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For Me And My Gal Free

Jo loves her job but her main motivation is to make money so that her kid brother can go to medical school. She then teams with a smooth operator, Harry Palmer (Gene Kelly), who promises better career and rewards if she joins his song-and-dance act. But while they struggle, Jimmy and Sid hit the big time.

For Me and My Gal

The chemistry between Judy & Gene was natural and infectious, and led to their teaming again for The Pirate (1947) and Summer Stock (1950), both also available as remastered Blu-ray releases from Warner Archive.

Gene Kelly made his screen debut alongside Judy Garland (in her first adult role) in this rousing celebration of vaudeville and USO troopers, cited by legendary director-choreographer Berkeley as his favorite film.

For Me and My Gal is a 1942 American musical film which starred Gene Kelly and Judy Garland, and was directed by Busby Berkeley. This film was written by Sid Silvers, Fred F. Finklehoffe, and Richard Sherman. Arthur Freed of the MGM Studios produced the film and it also marked the debut of Gene Kelly, as an American actor.

America is on the verge of entering into World War I when two talented performers Harry Palmer and Jo Hayden decide to play the Palace Theatre on Broadway. Their decision was to get married after staging the play that bears the hallmark of vaudeville's success.

Weeks before the red letter day, Harry gets drafted into the army which he postpones by intentionally smashing his hand into a trunk. His intention to receive a short delay was not met with affection as Jo left the act at the Broadway, after receiving the news of his brother dying in the war.

Without Jo, Harry tries to get enlisted in the army but could not do so because his hand had gotten permanently crippled. Dejected, he chose the only way that was open to him in going to the war, which was joining the YMCA front line troops.

Although the film was directed by Busby Berkeley, it does not contain any of his signature music style, when it comes to large-scale musical production numbers. The songs were choreographed by Bobby Connolly and were performed exactly the same way as they would have been on the vaudeville stage.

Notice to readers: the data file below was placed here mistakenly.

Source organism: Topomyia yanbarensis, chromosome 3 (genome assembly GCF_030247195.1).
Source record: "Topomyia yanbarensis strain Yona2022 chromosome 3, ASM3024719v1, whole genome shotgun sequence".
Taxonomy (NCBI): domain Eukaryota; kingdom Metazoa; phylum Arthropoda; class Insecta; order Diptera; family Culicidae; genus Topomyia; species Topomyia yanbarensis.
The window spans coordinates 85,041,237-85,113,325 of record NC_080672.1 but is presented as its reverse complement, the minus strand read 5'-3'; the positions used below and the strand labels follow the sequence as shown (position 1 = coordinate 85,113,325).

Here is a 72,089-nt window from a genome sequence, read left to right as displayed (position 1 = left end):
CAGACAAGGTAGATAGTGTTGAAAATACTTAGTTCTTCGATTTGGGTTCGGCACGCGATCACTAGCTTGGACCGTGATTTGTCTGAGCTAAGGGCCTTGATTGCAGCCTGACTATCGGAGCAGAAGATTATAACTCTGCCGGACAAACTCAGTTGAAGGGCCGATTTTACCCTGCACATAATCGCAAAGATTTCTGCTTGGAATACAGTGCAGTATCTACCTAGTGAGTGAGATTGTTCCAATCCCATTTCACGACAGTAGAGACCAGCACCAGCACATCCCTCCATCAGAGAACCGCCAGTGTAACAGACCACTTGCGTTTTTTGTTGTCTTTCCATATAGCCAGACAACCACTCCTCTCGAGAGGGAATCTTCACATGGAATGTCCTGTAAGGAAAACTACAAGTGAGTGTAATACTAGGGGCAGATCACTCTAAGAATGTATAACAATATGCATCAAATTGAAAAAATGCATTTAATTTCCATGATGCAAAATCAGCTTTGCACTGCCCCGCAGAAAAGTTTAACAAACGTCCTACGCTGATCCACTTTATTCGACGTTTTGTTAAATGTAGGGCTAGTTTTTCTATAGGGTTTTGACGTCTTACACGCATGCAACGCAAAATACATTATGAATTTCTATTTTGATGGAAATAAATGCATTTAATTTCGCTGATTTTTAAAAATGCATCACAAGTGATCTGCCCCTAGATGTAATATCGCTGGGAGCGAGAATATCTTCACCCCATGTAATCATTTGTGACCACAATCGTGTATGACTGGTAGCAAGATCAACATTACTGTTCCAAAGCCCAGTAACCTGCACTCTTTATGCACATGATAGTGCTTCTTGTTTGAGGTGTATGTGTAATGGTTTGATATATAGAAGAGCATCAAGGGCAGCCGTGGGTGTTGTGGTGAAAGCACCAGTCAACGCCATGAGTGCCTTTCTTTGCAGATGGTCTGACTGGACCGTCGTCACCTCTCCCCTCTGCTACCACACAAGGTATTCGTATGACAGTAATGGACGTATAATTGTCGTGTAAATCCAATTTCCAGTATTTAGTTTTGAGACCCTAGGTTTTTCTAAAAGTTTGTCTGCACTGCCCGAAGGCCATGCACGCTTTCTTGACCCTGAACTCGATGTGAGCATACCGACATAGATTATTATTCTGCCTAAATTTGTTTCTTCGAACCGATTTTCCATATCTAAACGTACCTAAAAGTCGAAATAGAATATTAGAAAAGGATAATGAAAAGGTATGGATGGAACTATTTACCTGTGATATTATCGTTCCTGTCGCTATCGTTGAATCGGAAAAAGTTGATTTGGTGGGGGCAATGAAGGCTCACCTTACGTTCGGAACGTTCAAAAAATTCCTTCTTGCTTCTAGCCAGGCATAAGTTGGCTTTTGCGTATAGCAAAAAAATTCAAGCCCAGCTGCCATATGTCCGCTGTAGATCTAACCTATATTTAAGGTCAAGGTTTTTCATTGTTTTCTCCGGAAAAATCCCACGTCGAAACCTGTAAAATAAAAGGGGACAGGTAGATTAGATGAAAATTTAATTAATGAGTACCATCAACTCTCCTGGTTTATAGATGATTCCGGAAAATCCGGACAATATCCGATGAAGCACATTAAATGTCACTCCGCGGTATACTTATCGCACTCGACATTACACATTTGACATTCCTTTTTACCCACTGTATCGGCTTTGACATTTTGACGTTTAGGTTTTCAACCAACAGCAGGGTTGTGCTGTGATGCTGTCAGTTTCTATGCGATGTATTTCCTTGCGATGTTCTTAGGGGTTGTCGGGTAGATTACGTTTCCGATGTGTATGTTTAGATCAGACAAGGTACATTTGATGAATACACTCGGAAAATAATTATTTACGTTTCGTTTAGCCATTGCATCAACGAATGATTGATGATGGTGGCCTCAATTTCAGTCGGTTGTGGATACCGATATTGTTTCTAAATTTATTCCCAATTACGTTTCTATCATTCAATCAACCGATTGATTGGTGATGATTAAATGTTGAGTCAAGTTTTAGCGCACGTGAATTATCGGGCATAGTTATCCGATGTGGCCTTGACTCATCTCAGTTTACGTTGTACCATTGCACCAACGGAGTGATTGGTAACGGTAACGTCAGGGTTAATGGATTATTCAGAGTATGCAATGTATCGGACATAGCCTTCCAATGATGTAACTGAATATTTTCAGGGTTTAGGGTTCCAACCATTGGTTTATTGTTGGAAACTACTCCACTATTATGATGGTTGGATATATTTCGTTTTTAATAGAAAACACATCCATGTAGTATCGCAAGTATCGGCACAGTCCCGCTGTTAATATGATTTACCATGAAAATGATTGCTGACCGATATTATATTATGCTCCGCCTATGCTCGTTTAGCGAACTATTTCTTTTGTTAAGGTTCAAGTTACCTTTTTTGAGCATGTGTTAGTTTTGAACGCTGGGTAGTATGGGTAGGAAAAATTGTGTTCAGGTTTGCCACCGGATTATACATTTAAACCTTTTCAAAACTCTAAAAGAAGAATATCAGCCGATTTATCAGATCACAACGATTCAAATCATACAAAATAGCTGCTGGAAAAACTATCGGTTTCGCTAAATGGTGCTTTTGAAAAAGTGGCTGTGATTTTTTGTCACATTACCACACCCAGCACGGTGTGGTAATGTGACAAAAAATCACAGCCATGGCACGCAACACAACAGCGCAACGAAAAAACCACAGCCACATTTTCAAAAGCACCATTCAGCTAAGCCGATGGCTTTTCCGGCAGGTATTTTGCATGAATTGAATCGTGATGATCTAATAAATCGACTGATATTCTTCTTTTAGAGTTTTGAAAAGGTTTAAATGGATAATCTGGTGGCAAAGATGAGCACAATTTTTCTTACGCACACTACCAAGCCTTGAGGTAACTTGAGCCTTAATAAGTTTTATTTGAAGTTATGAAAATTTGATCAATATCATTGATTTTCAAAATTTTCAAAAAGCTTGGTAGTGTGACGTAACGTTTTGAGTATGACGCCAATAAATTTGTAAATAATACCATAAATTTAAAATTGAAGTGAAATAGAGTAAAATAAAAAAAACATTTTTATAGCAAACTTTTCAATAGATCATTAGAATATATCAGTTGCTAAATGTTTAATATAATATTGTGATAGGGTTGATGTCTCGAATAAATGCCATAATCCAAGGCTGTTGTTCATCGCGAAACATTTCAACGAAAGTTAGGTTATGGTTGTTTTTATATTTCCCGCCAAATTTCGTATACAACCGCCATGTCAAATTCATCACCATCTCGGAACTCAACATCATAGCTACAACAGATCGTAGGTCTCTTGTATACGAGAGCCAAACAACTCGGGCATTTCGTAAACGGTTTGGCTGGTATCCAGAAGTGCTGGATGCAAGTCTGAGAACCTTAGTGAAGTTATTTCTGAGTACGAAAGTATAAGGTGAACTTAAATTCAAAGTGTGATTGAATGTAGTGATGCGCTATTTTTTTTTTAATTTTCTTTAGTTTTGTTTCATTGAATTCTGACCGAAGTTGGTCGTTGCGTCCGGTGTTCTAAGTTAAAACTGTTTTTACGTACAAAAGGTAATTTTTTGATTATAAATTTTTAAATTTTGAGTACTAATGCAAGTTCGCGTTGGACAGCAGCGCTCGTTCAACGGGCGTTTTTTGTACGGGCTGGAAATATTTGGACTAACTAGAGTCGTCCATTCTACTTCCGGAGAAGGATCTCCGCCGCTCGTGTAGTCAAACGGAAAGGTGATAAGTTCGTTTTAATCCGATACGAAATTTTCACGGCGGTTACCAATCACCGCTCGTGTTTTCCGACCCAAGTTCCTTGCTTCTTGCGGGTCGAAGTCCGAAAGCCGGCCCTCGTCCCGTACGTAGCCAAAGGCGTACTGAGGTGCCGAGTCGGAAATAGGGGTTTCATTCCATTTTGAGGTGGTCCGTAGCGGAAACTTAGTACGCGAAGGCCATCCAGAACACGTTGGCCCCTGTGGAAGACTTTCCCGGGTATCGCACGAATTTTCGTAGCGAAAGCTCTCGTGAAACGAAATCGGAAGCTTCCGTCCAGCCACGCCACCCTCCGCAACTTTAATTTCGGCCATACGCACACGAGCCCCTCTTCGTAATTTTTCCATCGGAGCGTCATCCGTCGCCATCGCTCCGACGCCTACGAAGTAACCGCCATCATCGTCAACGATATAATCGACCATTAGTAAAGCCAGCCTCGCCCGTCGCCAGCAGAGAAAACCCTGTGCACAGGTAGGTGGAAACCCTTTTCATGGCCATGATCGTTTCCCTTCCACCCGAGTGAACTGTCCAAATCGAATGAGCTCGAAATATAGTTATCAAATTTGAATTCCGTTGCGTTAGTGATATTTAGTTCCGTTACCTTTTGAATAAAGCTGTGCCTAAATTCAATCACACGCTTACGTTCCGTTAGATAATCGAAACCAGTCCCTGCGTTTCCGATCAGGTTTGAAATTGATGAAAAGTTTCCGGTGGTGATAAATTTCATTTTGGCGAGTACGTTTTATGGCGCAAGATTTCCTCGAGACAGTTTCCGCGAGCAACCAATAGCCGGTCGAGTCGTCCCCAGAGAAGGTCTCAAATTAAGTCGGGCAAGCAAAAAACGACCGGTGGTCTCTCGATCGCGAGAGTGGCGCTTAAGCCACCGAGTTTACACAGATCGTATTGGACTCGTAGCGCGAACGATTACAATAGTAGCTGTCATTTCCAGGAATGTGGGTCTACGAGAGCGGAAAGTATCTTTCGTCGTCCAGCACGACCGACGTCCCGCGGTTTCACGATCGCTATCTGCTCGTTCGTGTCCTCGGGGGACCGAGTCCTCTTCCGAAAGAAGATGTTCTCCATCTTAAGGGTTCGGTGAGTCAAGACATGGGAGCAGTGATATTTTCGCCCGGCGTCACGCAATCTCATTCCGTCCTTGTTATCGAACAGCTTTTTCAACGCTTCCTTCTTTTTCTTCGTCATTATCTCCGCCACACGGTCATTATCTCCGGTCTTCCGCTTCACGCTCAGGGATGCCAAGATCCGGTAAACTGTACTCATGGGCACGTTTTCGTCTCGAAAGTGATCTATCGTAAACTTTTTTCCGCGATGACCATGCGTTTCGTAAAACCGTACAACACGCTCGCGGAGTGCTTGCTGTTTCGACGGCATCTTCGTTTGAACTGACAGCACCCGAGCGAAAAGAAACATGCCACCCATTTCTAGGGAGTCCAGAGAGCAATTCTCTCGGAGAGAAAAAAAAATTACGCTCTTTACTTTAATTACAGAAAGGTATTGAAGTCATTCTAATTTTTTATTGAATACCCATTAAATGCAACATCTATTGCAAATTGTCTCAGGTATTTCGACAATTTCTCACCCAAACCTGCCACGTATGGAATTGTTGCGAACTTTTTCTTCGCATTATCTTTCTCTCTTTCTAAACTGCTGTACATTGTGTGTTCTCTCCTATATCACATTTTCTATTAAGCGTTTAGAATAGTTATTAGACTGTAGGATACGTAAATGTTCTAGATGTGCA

The film received a lot of critical acclaim from all circles of the society. Roger Edens and Georgie Stoll got nominated for the Academy Awards for Best Score. Roger was nominated for Musical Adaptation and Georgie got the nomination for Musical Direction.

For Me and My Gal is an ambitious and opulent musical that talks about the nostalgic and romantic era of vaudeville in an entertaining and sentimental way. The performance of the actors not just make the kaleidoscopic fantasies real but also, make the audience believe in the love of vaudeville through a cascade of memorable and joyous songs. The strong dramatization, innovative framing, and boundless imagination of the filmmaker makes this film strike a chord with an audience who were looking for escapism in a weary world of wars and turmoil. The plot of the film might be predictable but the narration, elements, and the cinematography affects the audience with sincere emotion and heart-wrenching warmth.

Ultimately, For Me and My Gal should be remembered as a soulful and tender romantic film that evokes the essence of the vaudeville in an obvious and naïve way, which is lively, affectionate, and genuine. It is a patriotic spectacle that captures the nervous energy during the war. The memorable music numbers of this wartime romance makes the portrayal of simple love timeless, elegant, and immensely powerful.

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MP3 files of the restored cylinders available for download are copyrighted by the Regents of the University of California. They are licensed for non-commercial use under a Creative Commons Attribution-Noncommercial License. Acknowledgments for reuse of the transfers should read "University of California, Santa Barbara Library." The original wav files (either unedited or restored) can be provided upon request for commercial or non-commercial use such as CD reissues, film/tv synchronization, use on websites or in exhibits. The University of California makes no claims or warranties as to the copyright status of the original recordings and charges a use fee for the use of the transfers. Please contact the University of California, Santa Barbara Library Department of Special Research Collections for information on licensing cylinder transfers.

Plot:Set in 1916 right before the United States entered World War I, the film follows vaudeville team Jo Hayden (Garland) and Jimmy Metcalf (Murphy). While traveling, Jo and Jimmy meet self-centered Harry Palmer (Kelly), who is looking for any way to reach the top. Jo falls for Harry and leaves Jimmy to start an act with Harry. Right before Jo and Harry are going to hit the big time, Harry is drafted into World War I. Harry takes extreme measures to stay out of the military and risks his relationship with Jo at the same time.

Good news from the 20th Century Fox Cinema Archives -- this delightful Fox Pre-Code picture has been beautifully remastered. We've yet to see much of the presumed Pre-Code riches from the Fox, Paramount and Columbia studios. If more like the 1932 Me and My Gal are ready to be released, by all means bring them on.